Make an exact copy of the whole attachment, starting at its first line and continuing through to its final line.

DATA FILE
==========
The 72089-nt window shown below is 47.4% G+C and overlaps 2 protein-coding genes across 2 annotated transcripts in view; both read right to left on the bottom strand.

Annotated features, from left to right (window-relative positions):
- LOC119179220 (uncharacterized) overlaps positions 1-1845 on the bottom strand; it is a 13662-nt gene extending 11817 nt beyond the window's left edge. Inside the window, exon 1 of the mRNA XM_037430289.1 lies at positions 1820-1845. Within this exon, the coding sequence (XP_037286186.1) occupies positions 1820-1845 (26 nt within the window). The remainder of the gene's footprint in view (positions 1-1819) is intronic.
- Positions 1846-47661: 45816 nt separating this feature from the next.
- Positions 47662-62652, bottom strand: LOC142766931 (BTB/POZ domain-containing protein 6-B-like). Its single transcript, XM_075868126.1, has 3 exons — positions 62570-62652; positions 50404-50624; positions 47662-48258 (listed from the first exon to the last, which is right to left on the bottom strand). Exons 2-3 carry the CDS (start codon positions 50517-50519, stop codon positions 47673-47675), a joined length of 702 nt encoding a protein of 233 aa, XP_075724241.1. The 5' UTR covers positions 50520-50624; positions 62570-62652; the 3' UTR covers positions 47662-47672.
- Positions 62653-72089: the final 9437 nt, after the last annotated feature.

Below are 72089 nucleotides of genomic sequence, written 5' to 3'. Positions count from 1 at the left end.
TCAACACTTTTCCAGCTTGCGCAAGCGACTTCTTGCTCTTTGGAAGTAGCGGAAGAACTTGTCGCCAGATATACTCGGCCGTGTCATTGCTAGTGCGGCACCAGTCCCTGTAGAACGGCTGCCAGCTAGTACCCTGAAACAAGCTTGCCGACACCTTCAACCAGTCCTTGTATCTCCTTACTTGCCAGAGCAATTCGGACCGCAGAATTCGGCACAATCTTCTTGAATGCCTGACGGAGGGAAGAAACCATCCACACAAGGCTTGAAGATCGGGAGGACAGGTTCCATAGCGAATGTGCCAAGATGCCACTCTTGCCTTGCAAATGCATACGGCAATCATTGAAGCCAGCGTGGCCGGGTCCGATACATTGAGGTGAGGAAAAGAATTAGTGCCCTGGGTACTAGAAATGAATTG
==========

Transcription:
The 72089-nt window shown below is 47.4% G+C and overlaps 2 protein-coding genes across 2 annotated transcripts in view; both read right to left on the bottom strand.

Annotated features, from left to right (window-relative positions):
- LOC119179220 (uncharacterized) overlaps positions 1-1845 on the bottom strand; it is a 13662-nt gene extending 11817 nt beyond the window's left edge. Inside the window, exon 1 of the mRNA XM_037430289.1 lies at positions 1820-1845. Within this exon, the coding sequence (XP_037286186.1) occupies positions 1820-1845 (26 nt within the window). The remainder of the gene's footprint in view (positions 1-1819) is intronic.
- Positions 1846-47661: 45816 nt separating this feature from the next.
- Positions 47662-62652, bottom strand: LOC142766931 (BTB/POZ domain-containing protein 6-B-like). Its single transcript, XM_075868126.1, has 3 exons — positions 62570-62652; positions 50404-50624; positions 47662-48258 (listed from the first exon to the last, which is right to left on the bottom strand). Exons 2-3 carry the CDS (start codon positions 50517-50519, stop codon positions 47673-47675), a joined length of 702 nt encoding a protein of 233 aa, XP_075724241.1. The 5' UTR covers positions 50520-50624; positions 62570-62652; the 3' UTR covers positions 47662-47672.
- Positions 62653-72089: the final 9437 nt, after the last annotated feature.

Below are 72089 nucleotides of genomic sequence, written 5' to 3'. Positions count from 1 at the left end.
TCAACACTTTTCCAGCTTGCGCAAGCGACTTCTTGCTCTTTGGAAGTAGCGGAAGAACTTGTCGCCAGATATACTCGGCCGTGTCATTGCTAGTGCGGCACCAGTCCCTGTAGAACGGCTGCCAGCTAGTACCCTGAAACAAGCTTGCCGACACCTTCAACCAGTCCTTGTATCTCCTTACTTGCCAGAGCAATTCGGACCGCAGAATTCGGCACAATCTTCTTGAATGCCTGACGGAGGGAAGAAACCATCCACACAAGGCTTGAAGATCGGGAGGACAGGTTCCATAGCGAATGTGCCAAGATGCCACTCTTGCCTTGCAAATGCATACGGCAATCATTGAAGCCAGCGTGGCCGGGTCCGATACATTGAGGTGAGGAAAAGAATTAGTGCCCTGGGTACTAGAAATGAATTG